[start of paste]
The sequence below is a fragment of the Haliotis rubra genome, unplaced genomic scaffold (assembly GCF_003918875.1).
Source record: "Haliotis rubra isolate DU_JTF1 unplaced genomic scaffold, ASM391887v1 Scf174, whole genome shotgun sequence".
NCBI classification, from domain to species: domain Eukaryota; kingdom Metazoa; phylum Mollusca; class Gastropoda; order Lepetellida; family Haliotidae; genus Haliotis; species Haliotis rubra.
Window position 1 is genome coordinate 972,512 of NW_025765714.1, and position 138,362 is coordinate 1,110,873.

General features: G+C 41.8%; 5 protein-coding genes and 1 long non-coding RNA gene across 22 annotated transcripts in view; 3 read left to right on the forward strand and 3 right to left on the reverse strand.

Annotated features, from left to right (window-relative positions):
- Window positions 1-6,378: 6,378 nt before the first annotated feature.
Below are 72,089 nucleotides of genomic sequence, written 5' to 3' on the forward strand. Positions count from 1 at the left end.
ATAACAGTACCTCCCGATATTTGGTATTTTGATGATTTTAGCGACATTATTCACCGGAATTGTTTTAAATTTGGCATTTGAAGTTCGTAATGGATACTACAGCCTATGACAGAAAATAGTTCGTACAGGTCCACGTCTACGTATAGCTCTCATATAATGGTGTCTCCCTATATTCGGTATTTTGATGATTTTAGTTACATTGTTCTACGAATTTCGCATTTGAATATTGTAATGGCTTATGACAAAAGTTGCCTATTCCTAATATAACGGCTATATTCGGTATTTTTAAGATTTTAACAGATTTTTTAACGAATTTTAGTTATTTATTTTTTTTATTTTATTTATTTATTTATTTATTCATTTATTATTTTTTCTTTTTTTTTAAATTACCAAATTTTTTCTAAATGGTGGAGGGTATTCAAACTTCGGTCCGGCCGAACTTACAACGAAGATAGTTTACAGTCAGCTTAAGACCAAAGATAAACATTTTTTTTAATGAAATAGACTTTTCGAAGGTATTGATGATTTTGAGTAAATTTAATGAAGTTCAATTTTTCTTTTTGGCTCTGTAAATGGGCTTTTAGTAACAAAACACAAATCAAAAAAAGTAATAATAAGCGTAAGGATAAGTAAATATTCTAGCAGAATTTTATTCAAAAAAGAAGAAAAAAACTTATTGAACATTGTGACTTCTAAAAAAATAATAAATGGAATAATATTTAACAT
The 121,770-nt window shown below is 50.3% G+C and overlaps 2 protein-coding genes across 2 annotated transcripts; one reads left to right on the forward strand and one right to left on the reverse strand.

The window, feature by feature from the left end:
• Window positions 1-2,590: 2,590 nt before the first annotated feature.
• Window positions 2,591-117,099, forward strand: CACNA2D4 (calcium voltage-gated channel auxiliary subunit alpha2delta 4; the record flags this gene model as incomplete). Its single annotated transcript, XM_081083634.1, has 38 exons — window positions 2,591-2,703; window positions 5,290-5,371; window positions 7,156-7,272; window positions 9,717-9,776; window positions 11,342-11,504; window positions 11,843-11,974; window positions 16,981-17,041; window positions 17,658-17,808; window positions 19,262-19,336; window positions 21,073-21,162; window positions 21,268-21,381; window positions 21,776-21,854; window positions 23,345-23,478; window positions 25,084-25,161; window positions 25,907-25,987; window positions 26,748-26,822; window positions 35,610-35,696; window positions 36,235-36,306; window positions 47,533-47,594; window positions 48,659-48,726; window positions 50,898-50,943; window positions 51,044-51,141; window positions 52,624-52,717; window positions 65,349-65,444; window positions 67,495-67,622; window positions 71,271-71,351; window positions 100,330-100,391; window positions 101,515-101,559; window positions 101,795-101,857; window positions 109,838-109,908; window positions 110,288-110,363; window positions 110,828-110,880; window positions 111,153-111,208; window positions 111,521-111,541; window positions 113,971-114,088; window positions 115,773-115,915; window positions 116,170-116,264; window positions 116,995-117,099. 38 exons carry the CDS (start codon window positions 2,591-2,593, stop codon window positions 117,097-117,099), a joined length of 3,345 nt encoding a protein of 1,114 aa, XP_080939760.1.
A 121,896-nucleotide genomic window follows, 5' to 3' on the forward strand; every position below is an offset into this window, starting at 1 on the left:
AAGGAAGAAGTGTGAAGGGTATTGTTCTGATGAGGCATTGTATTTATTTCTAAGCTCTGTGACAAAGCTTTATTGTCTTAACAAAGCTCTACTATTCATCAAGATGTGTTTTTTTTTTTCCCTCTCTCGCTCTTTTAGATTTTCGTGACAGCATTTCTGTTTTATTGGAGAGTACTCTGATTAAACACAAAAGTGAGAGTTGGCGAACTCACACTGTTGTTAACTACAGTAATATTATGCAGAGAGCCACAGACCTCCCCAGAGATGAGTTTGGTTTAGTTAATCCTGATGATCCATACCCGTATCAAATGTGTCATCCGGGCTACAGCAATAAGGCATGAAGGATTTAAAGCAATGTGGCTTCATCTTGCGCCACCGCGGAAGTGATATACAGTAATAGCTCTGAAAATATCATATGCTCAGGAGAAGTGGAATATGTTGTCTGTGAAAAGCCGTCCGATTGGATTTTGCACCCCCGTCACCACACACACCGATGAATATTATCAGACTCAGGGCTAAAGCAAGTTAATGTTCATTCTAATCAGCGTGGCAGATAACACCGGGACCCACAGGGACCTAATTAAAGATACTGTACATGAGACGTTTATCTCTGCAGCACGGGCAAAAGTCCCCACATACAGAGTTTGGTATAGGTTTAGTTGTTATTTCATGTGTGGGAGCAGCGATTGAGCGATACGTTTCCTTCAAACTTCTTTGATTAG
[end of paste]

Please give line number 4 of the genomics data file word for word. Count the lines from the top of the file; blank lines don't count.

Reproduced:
Window position 1 is genome coordinate 972,512 of NW_025765714.1, and position 138,362 is coordinate 1,110,873.